With its opening line “New York City’s like a graveyard and its closer “New York City’s like a cemetery” it was perhaps unfortunate for the band that the song was released on 9/11. Despite the knockabout charm of Adam Green and Kimya Dawson, no amount of sunny, fuggy, garage-rock riffs could persuade radio to play them singing “All the corpses like the way I play my guitar” and “All the tombstones be skyscrapin’”.  I was only assured Green hadn’t ended-up in Guantanamo when he later released an ace cover of Bruce Springsteen’s Born to Run, that was mostly ace due to it not being sung by Bruce Springsteen.

New York’s in Love – David Bowie. (200 W56th St, NY 10019)

Taken from the doughty Dame’s album Never Let Me Down, ‘New York’s in Love’ is a slice of super-slick, slapped-bass, kick-ass white funk that sounds like the soundtrack to an 80’s US cop show where the detectives are the best of the best but also a pair of mavericks, who both get the glory and the chicks but one is still, often imperceptibly so, the leader of the two (But not Miami Vice).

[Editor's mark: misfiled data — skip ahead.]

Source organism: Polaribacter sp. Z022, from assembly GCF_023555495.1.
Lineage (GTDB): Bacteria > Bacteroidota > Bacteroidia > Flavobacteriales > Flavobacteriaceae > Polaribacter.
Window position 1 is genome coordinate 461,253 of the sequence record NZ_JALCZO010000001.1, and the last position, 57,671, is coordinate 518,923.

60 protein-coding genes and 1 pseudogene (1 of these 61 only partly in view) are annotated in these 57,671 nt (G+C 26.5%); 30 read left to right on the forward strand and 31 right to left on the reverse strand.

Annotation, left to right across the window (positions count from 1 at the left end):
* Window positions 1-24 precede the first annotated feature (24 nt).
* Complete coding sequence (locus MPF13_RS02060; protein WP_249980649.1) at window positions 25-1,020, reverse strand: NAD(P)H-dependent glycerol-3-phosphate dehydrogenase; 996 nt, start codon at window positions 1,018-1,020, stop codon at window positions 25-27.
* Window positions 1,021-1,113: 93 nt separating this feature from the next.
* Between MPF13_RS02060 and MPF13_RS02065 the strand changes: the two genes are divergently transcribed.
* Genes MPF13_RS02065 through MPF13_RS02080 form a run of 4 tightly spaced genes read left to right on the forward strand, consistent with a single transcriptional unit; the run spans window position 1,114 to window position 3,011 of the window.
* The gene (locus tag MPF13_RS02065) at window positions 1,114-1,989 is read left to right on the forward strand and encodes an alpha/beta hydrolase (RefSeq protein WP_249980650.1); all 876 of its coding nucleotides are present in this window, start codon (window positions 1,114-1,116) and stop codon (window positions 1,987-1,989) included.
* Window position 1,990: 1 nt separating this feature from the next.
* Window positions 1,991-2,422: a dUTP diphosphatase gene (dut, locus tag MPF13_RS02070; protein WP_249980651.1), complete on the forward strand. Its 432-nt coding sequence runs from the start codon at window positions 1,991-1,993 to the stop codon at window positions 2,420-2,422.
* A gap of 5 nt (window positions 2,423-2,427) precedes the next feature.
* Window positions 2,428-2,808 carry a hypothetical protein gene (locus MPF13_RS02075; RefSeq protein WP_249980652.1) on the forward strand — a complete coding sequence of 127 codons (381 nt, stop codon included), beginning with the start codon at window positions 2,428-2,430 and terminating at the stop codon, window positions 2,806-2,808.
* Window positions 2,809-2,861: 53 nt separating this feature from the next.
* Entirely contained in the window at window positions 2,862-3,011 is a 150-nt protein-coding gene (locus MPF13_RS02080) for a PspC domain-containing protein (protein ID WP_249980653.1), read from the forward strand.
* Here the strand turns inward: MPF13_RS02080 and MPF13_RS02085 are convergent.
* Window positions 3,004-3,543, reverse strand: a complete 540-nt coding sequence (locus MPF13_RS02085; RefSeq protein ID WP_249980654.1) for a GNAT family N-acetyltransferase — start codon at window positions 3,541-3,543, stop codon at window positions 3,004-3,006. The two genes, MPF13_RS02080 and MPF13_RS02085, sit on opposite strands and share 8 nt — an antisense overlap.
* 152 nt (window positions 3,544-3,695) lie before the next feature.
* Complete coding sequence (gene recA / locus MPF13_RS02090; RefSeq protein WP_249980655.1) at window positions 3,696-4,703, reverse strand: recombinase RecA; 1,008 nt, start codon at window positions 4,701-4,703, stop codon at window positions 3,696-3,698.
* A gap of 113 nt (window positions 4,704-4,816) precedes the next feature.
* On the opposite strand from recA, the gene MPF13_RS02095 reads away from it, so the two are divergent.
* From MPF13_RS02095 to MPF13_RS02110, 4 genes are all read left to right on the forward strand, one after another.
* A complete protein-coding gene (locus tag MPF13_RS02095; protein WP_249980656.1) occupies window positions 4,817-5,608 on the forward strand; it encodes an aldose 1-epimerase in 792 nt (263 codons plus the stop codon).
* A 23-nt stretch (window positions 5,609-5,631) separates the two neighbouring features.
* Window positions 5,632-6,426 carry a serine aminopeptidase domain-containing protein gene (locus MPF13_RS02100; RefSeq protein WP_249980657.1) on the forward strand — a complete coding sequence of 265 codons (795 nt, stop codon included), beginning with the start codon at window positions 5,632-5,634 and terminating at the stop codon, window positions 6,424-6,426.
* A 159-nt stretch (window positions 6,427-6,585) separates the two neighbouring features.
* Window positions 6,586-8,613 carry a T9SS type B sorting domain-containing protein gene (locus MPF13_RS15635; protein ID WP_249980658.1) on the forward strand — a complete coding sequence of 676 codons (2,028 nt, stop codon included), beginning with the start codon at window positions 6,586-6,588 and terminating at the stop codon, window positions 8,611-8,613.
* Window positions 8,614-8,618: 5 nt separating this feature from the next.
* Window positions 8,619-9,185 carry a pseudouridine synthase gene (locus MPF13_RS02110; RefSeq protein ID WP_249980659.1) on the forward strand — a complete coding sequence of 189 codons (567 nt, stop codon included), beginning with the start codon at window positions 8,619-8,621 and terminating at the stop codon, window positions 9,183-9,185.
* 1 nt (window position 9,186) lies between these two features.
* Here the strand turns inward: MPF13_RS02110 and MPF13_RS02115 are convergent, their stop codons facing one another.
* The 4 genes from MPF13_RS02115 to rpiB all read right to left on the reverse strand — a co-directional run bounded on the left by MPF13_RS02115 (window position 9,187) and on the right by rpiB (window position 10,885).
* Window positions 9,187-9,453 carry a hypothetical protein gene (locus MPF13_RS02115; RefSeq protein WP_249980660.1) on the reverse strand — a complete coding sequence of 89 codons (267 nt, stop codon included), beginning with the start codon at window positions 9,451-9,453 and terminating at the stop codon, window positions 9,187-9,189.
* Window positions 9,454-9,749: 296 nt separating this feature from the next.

Bowie started a long-standing love affair with New York (whilst still shagging Berlin) in the 1970’s that continues to this day. He currently lives in a bubble 1.2km above Central Park and just within commercial airspace, where he’s working on new material involving vintage damp.( Or he might be ill. I hope he gets better if he is).

This article appears in issue VI of The Rig Out Magazine: Available from shops and here:  www.therigout.com

(The watercolour accompanying the Slaughter & The Dogs words is by  NYC-based artist Brendan Higgins. See much more of his brilliant work at  chinatownbranch.tumblr.com/ . I havn’t asked him if I can use it yet but he’ll be cool…he’s a top bloke follow him on @chinatownbranch and you can see for yourself).

Thanks to all Rig Out crew dem.